God is not glorified when we keep for ourselves (no matter how thankfully) what we ought to be using to alleviate the misery of unevangelized, uneducated, unmedicated, and unfed millions. The evidence that many professing Christians have been deceived by this doctrine is how little they give and how much they own. God has prospered them. And by an almost irresistible law of consumer culture (baptized by a doctrine of health, wealth, and prosperity) they have bought bigger (and more) houses, newer (and more) cars, fancier (and more) clothes, better (and more) meat, and all manner of trinkets and gadgets and containers and devices and equipment to make life more fun. They will object: Does not the Old Testament promise that God will prosper his people? Indeed! God increases our yield, so that by giving we can prove our yield is not our god. God does not prosper a man's business so that he can move from a Ford to a Cadillac. God prospers a business so that 17,000 unreached people can be reached with the gospel. He prospers the business so that 12 percent of the world's population can move a step back from the precipice of starvation.
We depend upon other creatures and survive by their deaths. To live, we must daily break the body and shed the blood of Creation. When we do this knowingly, lovingly, skillfully, reverently, it is a sacrament. When we do it ignorantly, greedily, clumsily, destructively, it is a desecration. In such desecration we condemn ourselves to spiritual and moral loneliness, and others to want.
Let me outline briefly as I can what seem to me the characteristics of these opposite kinds of mind. I conceive a strip-miner to be a model exploiter, and as a model nurturer I take the old-fashioned idea or ideal of a farmer. The exploiter is a specialist, an expert; the nurturer is not. The standard of the exploiter is efficiency; the standard of the nurturer is care. The exploiter's goal is money, profit; the nurturer's goal is health -- his land's health, his own, his family's, his community's, his country's. Whereas the exploiter asks of a piece of land only how much and how quickly it can be made to produce, the nurturer asks a question that is much more complex and difficult: What is its carrying capacity? (That is: How much can be taken from it without diminishing it? What can it produce dependably for an indefinite time?) The exploiter wishes to earn as much as possible by as little work as possible; the nurturer expects, certainly, to have a decent living from his work, but his characteristic wish is to work as well as possible. The competence of the exploiter is in organization; that of the nurturer is in order -- a human order, that is, that accommodates itself both to other order and to mystery. The exploiter typically serves an institution or organization; the nurturer serves land, household, community, place. The exploiter thinks in terms of numbers, quantities, "hard facts"; the nurturer in terms of character, condition, quality, kind.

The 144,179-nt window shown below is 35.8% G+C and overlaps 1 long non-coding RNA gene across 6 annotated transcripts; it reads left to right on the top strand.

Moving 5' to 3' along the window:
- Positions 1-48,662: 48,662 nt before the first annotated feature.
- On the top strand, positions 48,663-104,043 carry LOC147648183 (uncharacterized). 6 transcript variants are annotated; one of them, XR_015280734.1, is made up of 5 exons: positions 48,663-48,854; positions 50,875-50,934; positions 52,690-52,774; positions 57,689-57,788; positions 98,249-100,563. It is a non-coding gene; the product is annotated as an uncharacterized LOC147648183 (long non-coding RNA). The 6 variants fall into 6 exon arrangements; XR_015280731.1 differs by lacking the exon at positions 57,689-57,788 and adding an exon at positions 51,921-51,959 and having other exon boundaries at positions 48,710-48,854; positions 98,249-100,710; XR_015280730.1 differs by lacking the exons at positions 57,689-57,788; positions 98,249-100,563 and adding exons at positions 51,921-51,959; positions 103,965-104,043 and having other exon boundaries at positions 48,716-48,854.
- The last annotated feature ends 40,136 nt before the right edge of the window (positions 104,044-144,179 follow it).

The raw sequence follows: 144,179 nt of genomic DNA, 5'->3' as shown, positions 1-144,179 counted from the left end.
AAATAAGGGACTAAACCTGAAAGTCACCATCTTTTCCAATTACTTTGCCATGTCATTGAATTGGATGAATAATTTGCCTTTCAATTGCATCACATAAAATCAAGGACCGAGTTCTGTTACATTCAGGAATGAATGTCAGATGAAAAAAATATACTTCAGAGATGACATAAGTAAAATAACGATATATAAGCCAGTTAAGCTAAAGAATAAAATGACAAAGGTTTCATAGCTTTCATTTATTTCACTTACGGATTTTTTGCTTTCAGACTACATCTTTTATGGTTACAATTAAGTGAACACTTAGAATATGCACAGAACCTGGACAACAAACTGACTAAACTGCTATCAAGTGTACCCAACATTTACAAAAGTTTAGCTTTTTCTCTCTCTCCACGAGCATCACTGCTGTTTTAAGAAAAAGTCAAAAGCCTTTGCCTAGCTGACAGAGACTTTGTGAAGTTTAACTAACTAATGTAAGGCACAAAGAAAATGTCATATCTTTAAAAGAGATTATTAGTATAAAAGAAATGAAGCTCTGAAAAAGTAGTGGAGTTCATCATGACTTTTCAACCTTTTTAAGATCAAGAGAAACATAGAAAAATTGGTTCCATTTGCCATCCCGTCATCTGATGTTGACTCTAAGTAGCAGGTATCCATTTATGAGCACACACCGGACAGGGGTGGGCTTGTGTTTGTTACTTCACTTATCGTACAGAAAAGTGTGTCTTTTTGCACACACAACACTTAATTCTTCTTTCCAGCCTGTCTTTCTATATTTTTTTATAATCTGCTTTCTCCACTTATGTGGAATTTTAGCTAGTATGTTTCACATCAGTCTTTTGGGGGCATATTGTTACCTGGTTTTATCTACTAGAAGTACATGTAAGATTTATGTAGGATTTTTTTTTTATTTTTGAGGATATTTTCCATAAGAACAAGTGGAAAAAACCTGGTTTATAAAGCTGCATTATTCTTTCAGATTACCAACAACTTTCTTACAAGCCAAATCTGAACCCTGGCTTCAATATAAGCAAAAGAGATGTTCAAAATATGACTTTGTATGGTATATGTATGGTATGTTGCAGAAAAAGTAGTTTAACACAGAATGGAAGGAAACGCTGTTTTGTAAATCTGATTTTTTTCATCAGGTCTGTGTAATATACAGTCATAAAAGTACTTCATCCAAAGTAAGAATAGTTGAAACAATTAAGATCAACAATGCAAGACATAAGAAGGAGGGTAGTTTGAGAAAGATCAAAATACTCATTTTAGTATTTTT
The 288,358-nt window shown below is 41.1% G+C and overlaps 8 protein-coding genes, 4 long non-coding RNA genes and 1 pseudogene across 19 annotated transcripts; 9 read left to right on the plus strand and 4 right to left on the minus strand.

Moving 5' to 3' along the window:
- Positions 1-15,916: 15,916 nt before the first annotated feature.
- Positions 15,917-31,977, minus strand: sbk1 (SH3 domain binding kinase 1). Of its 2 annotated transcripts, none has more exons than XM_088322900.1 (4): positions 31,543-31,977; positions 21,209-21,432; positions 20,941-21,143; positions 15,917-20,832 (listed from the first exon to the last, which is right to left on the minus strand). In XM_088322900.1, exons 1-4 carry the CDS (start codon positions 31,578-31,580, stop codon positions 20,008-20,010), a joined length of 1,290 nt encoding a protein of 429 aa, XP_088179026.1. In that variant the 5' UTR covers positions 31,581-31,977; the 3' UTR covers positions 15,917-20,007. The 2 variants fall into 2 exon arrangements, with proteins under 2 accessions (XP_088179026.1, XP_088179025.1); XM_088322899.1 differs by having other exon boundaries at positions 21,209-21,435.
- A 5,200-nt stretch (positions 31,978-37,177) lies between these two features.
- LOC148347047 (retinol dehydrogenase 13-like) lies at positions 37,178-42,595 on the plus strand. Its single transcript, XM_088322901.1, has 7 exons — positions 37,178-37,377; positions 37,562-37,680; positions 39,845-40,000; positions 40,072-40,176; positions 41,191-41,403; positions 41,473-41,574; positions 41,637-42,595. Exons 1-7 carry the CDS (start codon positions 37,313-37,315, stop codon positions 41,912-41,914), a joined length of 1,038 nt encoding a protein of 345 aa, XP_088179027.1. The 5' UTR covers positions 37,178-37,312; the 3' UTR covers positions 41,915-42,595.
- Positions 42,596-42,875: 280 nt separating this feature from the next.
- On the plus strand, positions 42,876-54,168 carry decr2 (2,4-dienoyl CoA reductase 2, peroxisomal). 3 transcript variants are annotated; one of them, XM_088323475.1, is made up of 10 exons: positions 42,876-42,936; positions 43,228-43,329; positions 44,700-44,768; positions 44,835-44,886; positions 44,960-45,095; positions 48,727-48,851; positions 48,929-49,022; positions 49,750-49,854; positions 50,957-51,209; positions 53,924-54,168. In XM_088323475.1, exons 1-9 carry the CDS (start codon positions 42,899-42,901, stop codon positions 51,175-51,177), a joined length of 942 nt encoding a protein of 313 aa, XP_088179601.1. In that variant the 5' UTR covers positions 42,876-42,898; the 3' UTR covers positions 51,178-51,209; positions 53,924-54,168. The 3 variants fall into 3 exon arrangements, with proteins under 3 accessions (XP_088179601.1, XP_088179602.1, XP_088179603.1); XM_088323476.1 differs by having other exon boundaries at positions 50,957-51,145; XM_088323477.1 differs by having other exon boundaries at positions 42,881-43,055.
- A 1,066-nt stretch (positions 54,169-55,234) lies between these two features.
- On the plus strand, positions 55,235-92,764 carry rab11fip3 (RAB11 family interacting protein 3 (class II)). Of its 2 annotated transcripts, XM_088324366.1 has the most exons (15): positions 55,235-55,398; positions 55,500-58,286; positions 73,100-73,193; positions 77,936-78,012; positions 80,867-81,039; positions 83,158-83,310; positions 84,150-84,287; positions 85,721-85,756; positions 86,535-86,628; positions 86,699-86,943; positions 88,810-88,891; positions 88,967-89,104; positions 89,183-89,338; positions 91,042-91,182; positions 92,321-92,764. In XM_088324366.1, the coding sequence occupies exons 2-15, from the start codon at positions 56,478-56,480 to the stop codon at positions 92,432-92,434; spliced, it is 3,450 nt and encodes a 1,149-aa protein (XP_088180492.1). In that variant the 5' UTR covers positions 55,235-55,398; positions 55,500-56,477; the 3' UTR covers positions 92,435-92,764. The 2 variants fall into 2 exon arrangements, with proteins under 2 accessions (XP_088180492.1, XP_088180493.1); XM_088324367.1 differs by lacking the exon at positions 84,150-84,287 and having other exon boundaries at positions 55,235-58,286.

We do not need to plan or devise a "world of the future"; if we take care of the world of the present, the future will have received full justice from us. A good future is implicit in the soils, forests, grasslands, marshes, deserts, mountains, rivers, lakes, and oceans that we have now, and in the good things of human culture that we have now; the only valid "futurology" available to us is to take care of those things. We have no need to contrive and dabble at "the future of the human race"; we have the same pressing need that we have always had - to love, care for, and teach our children.(pg. 73, "Feminism, the Body, and the Machine")
No settled family or community has ever called its home place an “environment.” None has ever called its feeling for its home place “biocentric” or “anthropocentric.” None has ever thought of its connection to its home place as “ecological,” deep or shallow. The concepts and insights of the ecologists are of great usefulness in our predicament, and we can hardly escape the need to speak of “ecology” and “ecosystems.” But the terms themselves are culturally sterile. They come from the juiceless, abstract intellectuality of the universities which was invented to disconnect, displace, and disembody the mind. The real names of the environment are the names of rivers and river valleys; creeks, ridges, and mountains; towns and cities; lakes, woodlands, lanes roads, creatures, and people.And the real name of our connection to this everywhere different and differently named earth is “work.” We are connected by work even to the places where we don’t work, for all places are connected; it is clear by now that we cannot exempt one place from our ruin of another. The name of our proper connection to the earth is “good work,” for good work involves much giving of honor. It honors the source of its materials; it honors the place where it is done; it honors the art by which it is done; it honors the thing that it makes and the user of the made thing. Good work is always modestly scaled, for it cannot ignore either the nature of individual places or the differences between places, and it always involves a sort of religious humility, for not everything is known. Good work can be defined only in particularity, for it must be defined a little differently for every one of the places and every one of the workers on the earth.The name of our present society’s connection to the earth is “bad work” – work that is only generally and crudely defined, that enacts a dependence that is ill understood, that enacts no affection and gives no honor. Every one of us is to some extent guilty of this bad work. This guilt does not mean that we must indulge in a lot of breast-beating and confession; it means only that there is much good work to be done by every one of us and that we must begin to do it.